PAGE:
Unfortunately, Mika’s not old enough or aware enough to see the danger her sister represents, and Carol and Tyreese don’t understand how far gone Lizzie actually is. When Lizzie tells Carol that she knows what she has to do now, Carol misinterprets this as acceptance of the fact that they need to kill walkers. The result? Lizzie kills Mika in order to show Carol and Tyreese that turning into a walker isn’t bad, just the next step in life. Not even Herschel’s brutal murder was quite as gut-wrenching as the moment when we see Lizzie’s bloody hands and a lifeless Mika on the ground behind her. Even Lizzie’s frantic pleading with Carol to just wait, wait for Mika to change and then she’ll see, is more chilling and frightening than anything the Governor could do. It’s the nascent raving of a burgeoning serial killer, and it’s all the more disturbing because it comes in the voice of a little girl.

There’s very little discussion between Tyreese and Carol after that—they know that they have to kill Lizzie. As Carol says over and over, “She can’t be around other people.” That fact is made even more glaringly obvious when Carol leads Lizzie out into the grove, and the girl becomes frenzied and panicked that Carol might be angry with her, not because she killed her sister—Lizzie doesn’t believe that she actually killed Mika—but because she drew her gun on Carol to get her to stop. She doesn’t want Carol to be angry over her reckless use of a gun, yet is unable to comprehend the true source of the horror Carol feels.

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The grief of losing both Mika and Lizzie pushes Carol over the edge, and she finally admits to Tyreese that she was responsible for killing Karen and David. It’s a telling reminder of how much they went through that Tyreese is able to look at her and forgive her, rather than take up his weapon in revenge. After what he’s seen with Lizzie, Tyreese can understand why Carol did what she did; and although he can’t forget it, he manages to get himself to forgiveness.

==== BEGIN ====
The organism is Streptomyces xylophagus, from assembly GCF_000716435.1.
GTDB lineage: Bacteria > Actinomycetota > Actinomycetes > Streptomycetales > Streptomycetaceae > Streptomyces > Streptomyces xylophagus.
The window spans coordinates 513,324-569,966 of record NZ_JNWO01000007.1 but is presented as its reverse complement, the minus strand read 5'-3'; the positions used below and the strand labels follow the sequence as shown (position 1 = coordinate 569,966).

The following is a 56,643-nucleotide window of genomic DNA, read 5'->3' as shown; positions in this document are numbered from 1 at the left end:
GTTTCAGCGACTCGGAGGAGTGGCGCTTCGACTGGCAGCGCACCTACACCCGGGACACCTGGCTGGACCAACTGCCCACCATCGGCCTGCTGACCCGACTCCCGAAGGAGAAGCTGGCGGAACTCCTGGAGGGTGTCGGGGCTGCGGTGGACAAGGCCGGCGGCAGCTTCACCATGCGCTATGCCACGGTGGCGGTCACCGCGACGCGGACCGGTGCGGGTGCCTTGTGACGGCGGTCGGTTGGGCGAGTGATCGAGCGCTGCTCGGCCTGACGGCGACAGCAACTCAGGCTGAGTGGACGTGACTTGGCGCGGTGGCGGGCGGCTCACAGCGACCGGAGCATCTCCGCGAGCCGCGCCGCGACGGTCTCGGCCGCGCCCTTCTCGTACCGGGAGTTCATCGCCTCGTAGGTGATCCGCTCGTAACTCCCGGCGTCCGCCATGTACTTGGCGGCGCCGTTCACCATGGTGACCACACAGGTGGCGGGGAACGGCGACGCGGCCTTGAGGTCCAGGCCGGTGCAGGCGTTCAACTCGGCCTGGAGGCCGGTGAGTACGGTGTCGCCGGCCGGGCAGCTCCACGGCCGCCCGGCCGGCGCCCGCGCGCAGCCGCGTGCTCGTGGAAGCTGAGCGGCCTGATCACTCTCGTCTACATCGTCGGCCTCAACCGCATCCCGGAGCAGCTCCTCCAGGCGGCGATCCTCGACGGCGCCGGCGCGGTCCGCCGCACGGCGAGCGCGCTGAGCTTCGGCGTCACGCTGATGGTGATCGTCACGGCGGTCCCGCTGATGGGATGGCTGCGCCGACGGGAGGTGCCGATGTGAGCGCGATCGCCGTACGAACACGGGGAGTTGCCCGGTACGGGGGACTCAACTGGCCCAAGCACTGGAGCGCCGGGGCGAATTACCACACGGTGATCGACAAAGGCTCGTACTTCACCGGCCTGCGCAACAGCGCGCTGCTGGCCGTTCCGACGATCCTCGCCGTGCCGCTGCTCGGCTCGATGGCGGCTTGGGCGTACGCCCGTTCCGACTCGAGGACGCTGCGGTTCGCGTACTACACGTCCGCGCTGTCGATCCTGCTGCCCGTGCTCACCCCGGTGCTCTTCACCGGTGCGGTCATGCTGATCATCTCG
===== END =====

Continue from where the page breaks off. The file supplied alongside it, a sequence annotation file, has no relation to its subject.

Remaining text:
At the end, a voiceover reminds us of a conversation Carol had with Lizzie about fear:

Lizzie: I’m not afraid to kill. I’m just afraid.

Carol: You can’t be.

Lizzie: How?

Carol: You fight it. And fight it. You don’t give up. And then one day, you just change. We all change.

That exchange provides us with some insight into Lizzie’s mind, echoing what she told Mika about how the walkers just changed. Lizzie doesn’t see undead monsters—she sees people who have gone beyond fear. Maybe she’s right? Probably not, since we as the audience have seen more of Lizzie’s darkness than the others (remember how she almost smothered baby Judith?). It’s still an alarming thought, though, and we’ll see the repercussions of Lizzie’s actions for a long while to come.

“The Grove” – A

The Walking Dead: Season 4 Episode 14, “The Grove” aired March 16th, 2014 on AMC.

You can follow Amanda on Twitter at @reiko516 for more geek news.